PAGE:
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Extracorporeal life support offers cardiopulmonary support to allow recovery of the heart and/or lungs or to transition to more definitive therapies. The use of extracorporeal membrane oxygenation (ECMO) in thoracic surgery focuses on two settings. The first is intraoperative utilization to either facilitate surgery or manage an acute cardiopulmonary crisis. The second is in the postoperative setting for complications after surgery. Each setting requires understanding the capabilities of ECMO, the risks and benefits of extracorporeal technology, and even the creative application of this technology for optimal patient outcomes. In this chapter, we discuss the technical aspects of ECMO initiation and the various scenarios the general thoracic surgeon may encounter, including intraoperative ECMO during pulmonary resections and ECMO for postoperative acute respiratory distress syndrome (ARDS).


Indications for ECMO

It is important to recognize the dramatic increase in ECMO utilization. An analysis of the U.S. Nationwide Inpatient Sample from 2006 to 2011 demonstrated a 433% increase.1 A similar analysis of ECMO in Germany showed a threefold increase from 2007 to 2012.2 In general, as institutional ECMO volumes increase, the observed mortality improves. This threshold appears to be around 30 ECMO cases annually as evidenced by a report from the Extracorporeal Life Support Organization (ELSO) registry.3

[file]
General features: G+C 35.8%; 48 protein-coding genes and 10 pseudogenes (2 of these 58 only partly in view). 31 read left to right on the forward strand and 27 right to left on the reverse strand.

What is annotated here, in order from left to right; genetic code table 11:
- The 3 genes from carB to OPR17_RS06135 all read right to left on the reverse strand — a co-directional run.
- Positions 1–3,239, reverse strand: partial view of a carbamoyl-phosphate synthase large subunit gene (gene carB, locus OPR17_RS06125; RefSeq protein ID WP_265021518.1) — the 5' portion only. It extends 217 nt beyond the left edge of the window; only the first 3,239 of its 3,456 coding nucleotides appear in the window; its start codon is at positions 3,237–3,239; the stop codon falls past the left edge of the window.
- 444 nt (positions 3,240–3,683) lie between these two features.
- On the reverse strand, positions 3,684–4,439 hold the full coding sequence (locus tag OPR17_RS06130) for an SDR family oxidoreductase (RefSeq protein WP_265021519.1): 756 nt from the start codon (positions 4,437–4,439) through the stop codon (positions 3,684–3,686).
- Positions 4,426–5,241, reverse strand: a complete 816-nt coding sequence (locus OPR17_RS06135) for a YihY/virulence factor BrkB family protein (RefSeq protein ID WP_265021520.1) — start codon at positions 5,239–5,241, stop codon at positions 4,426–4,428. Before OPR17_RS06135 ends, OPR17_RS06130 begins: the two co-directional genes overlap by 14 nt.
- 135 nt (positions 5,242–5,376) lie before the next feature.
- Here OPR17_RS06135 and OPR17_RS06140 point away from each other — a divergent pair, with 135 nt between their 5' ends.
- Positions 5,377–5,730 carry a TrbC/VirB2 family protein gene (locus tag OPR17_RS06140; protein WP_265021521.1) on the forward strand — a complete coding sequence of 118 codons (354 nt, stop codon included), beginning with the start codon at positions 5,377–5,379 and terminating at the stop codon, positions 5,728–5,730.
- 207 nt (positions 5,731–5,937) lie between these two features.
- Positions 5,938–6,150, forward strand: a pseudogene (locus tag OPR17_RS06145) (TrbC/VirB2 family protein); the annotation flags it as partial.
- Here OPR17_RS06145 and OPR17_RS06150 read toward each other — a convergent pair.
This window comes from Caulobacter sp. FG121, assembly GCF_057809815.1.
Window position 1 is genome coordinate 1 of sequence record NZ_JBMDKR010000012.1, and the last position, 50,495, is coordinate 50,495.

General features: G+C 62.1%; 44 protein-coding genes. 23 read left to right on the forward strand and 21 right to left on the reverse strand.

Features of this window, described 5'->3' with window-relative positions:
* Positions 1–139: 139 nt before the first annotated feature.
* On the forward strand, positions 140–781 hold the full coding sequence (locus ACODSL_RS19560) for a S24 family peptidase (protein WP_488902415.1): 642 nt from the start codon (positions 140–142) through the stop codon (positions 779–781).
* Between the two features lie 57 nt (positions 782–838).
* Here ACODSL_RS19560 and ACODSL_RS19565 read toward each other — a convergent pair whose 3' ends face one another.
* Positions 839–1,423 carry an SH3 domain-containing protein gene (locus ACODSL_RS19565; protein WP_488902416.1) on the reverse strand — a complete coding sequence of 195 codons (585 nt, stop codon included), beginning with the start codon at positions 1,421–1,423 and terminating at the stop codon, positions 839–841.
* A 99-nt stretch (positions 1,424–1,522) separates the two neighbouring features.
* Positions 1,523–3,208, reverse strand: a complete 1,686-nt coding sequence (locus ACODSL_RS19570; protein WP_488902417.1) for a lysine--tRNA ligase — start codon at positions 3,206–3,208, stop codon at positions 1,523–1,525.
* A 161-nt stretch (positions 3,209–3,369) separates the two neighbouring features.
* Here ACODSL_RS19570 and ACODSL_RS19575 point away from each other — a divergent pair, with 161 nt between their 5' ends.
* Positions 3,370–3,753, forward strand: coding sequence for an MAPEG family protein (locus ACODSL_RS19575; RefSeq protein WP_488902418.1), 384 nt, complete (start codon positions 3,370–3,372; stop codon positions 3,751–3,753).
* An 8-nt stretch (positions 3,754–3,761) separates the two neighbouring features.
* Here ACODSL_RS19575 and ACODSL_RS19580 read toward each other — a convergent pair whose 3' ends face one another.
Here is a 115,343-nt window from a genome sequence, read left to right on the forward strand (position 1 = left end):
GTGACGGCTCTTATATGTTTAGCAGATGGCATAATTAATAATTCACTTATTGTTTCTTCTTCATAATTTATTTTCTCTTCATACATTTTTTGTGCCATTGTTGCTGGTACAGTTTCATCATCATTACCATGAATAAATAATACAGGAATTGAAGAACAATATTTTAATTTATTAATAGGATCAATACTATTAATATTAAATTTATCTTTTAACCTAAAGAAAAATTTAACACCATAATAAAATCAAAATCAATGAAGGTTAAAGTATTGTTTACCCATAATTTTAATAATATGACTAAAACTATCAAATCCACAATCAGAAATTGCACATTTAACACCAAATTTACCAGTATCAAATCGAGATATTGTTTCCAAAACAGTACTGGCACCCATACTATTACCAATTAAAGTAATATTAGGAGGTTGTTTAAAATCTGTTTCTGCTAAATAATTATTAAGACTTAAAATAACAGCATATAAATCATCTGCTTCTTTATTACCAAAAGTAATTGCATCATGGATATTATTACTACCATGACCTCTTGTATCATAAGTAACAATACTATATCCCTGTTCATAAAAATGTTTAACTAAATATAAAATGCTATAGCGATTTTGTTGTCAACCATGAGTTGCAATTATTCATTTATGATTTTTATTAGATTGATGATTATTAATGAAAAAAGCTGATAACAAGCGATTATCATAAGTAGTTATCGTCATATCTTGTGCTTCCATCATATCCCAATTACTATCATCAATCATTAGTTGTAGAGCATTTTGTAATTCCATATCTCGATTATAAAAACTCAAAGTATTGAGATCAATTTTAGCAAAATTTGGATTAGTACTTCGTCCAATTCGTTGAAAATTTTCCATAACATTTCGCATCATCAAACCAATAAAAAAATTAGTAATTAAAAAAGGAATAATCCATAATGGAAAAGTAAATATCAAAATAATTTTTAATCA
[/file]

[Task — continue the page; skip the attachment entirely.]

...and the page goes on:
ECMO is indicated for two main reasons: oxygenation and hemodynamics. Both indications may be an issue for the thoracic surgeon. For instance, if performing a complex resection on a patient with limited reserve and challenges with intraoperative ventilation, ECMO can provide oxygenation during the procedure. Also, if the surgeon is working close to the heart for locally advanced tumors that require cardiac manipulation, ECMO can be used to reduce hemodynamic stress on the patient. Both oxygenation and hemodynamic compromise can be an issue postoperatively as well and may require ECMO support. Finally, the thoracic surgeon may also be called on to consider and initiate ECMO for any patient presenting with hypoxic respiratory failure, such as in the setting of ARDS.

The number of absolute contraindications is limited. Patients who have contraindications to systemic anticoagulation or an acute intracranial hemorrhage or stroke should not proceed to ECMO. In general, terminally ill patients with limited life expectancy or patients with widely metastatic cancer should not proceed to ECMO. Since ECMO patients after pulmonary resection were initially deemed suitable candidates for pulmonary resection, some of these threshold criteria have already been considered. Relative contraindications include ventilation for longer than 7 days, especially with high ventilatory support, vascular access limitations, or age older than 65. Again, the criteria in the setting of postpulmonary resection differ from those of the general ARDS patient since the decision to proceed with curative surgery implies a more aggressive stance toward respiratory failure.

Numerous different scoring systems have been developed to predict the likelihood of successful outcomes with ECMO. These include ...

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